Respawns would occur in waves, players materialising aboard a dropship as it sped to one of the map’s capture points. This was more than a glorified lobby screen: you could lean from the craft to size up the battle and even snipe at people below, perhaps scraping a cheeky kill or at least rattling foes enough to create opportunities for allies. As in Titanfall, objective-driven matches would conclude with one side beating a headlong retreat to the dropship - an exercise in salvaging a measure of satisfaction from the ashes of defeat, or sticking the boot in when you’ve got somebody on the ropes - though unlike in Titanfall, dropships were proof against ground-based fire.

Where giddy aerial insertions lent First Assault’s skirmishes a sense of grandeur that’s startling for a shooter of these proportions, the game’s approach to healing was designed to create a more energetic rhythm of advance and retreat, offensive and supportive action, than is offered by many peers. There were no bespoke medical items - instead, you’d melee allies to restore their health all the way up to 100%, the idea being to foster teamwork without obliging players to make room in their loadouts for Bacta canisters or what-have-you. The upshot, one imagines, was a game of rapid reversals, since losing teams could patch their wounded up very quickly and return to the fray, perhaps catching would-be victors on the trot.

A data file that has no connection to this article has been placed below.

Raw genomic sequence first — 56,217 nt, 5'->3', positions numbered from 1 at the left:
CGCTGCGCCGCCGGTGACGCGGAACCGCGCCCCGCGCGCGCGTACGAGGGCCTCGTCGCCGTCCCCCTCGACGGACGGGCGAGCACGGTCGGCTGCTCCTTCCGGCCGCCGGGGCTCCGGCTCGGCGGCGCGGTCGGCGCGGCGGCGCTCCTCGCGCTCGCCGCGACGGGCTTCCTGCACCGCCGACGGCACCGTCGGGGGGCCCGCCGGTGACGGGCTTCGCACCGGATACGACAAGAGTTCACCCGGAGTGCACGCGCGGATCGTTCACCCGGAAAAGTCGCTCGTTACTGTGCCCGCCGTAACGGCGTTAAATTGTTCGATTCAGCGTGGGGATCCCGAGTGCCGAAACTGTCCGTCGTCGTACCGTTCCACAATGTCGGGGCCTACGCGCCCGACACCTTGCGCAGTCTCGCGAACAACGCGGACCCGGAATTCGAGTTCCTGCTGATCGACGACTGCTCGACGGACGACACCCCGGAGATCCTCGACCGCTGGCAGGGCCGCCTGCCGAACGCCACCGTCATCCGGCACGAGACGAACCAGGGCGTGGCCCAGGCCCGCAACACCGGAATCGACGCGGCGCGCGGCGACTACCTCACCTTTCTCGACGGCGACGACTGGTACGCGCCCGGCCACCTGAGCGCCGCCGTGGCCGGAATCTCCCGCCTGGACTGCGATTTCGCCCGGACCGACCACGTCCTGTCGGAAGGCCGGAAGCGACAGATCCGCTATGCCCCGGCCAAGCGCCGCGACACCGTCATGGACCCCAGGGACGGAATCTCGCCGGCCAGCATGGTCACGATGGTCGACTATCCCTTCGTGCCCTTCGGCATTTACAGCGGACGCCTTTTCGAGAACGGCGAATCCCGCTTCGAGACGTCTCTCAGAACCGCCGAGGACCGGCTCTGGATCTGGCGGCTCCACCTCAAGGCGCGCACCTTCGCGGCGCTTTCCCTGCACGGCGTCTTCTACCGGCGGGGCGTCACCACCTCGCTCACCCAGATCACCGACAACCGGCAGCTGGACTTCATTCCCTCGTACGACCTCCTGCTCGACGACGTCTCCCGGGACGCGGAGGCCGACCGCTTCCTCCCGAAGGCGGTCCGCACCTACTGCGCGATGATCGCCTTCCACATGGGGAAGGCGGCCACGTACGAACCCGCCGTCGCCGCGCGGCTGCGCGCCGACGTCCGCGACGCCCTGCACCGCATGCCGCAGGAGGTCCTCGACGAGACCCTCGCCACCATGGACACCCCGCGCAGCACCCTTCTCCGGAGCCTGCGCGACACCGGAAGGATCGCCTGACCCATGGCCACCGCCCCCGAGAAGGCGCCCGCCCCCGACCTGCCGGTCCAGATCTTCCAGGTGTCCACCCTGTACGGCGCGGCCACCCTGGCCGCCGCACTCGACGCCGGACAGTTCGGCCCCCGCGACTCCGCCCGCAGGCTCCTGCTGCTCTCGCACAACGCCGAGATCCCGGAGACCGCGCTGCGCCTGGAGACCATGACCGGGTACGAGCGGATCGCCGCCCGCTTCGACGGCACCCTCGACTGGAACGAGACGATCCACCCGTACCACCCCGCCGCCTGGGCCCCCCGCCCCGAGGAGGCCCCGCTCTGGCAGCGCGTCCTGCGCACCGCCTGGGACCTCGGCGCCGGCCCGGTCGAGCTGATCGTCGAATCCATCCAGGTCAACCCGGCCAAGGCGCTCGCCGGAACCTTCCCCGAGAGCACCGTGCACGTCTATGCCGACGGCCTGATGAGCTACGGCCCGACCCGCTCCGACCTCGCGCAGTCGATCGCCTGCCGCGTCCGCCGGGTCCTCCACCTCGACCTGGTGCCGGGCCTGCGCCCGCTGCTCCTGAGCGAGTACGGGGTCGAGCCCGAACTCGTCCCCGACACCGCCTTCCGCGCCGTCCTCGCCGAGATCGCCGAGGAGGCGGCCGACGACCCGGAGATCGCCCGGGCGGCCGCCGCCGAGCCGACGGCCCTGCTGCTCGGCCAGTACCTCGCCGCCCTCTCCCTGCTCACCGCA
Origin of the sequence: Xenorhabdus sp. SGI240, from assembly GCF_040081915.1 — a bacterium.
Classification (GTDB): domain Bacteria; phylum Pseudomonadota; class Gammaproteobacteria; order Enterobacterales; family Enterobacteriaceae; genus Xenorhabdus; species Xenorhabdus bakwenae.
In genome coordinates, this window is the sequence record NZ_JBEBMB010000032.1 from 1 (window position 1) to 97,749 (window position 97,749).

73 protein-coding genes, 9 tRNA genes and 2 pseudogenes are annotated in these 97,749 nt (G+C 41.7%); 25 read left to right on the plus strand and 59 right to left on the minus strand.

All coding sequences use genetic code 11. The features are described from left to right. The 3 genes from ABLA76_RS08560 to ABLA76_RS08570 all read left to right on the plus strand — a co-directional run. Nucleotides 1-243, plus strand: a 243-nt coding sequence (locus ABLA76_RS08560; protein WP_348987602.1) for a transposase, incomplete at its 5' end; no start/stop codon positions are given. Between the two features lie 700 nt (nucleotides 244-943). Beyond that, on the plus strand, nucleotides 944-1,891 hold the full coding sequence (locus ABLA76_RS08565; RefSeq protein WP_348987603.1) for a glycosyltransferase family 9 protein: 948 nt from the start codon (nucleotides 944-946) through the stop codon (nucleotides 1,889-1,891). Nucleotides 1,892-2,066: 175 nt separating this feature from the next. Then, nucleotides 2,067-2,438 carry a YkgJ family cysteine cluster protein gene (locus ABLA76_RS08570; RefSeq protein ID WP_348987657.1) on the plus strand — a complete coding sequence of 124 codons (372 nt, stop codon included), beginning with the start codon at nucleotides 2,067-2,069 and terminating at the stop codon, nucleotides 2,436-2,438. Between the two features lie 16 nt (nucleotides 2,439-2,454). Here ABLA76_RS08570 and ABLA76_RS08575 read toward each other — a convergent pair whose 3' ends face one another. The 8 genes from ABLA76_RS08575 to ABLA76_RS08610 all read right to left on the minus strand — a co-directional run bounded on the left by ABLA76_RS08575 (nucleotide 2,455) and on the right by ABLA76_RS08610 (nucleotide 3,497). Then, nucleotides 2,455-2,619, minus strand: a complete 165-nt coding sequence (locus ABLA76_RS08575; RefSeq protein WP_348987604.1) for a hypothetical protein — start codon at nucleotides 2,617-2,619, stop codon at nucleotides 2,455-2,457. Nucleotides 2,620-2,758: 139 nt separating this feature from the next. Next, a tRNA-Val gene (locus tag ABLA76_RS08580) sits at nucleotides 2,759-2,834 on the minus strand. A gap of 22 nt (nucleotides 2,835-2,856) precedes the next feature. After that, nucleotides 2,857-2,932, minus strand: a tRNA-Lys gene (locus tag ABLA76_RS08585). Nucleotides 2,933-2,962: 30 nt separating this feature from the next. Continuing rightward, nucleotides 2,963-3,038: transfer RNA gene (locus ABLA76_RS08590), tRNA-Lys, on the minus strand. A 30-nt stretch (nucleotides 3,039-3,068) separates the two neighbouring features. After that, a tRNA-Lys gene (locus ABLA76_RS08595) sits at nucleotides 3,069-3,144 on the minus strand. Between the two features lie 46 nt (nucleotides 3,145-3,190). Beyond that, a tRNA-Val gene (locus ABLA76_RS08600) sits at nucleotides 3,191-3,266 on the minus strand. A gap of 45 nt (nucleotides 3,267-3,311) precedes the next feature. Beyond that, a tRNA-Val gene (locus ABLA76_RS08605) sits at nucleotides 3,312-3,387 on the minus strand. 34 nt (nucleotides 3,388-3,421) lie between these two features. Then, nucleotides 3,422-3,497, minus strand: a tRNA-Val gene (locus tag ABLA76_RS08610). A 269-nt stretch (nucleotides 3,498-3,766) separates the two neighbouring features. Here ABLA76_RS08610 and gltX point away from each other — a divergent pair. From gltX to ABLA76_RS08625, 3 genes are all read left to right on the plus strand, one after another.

There were novel breeds of gun and gadget, too, expressive of a developer comfortable with the tactical chemistries that surround the mere act of dealing damage. Concussion rifles were all about terrain control, trading lethal potential for a severe degree of knockback - you’d use them to shunt obstinate opponents away from capture zones or into the sightlines of friendly snipers. The repulsor, an area-of-effect doodad, could be quick-fired to deflect grenades or charged up to bowl other players off their feet - it was as useful for offence as when holding ground, in other words. Cloaking devices would hide the user and any friendlies nearby. Holographic decoys could be sent out on autopilot, as in Halo, or manually steered to make the deception a little less obvious.

We’re left with the portrait of a game that would have struggled to raise eyebrows, but might have won a firm following by way of sturdy fundamentals and hidden elegances. The hit downloadable shooter Battlefield 1943 seems an appropriate comparison. That’s making a lot of generous assumptions, I know, not least about the quality of online performance - plenty of eye-catching shooters (e.g. Splash Damage’s Brink) have been sunk by shoddy netcode. But then, First Assault was due to enter public beta across winter 2012, well ahead of release, leaving plenty of time to correct any issues. The beta build was, or so I’m told, about $10,000 in certification fees away from going live when Disney declared a media blackout. I can only imagine how frustrating and saddening it must have been to see years of work dismantled on the launchpad.

With DICE taking charge of the eventual, new-gen reboot, Battlefront appears to be in safe hands. We can probably be thankful that Star Wars games in general are no longer under the jurisdiction of LucasArts, too - though packed with talented designers, artists and programmers, the organisation as a whole had grown thoroughly toxic. But it’s important to remember the fallen as Star Wars approaches its latest series of reinventions. So here’s to you, Star Wars: First Assault. In a kinder world, you might have been a classic.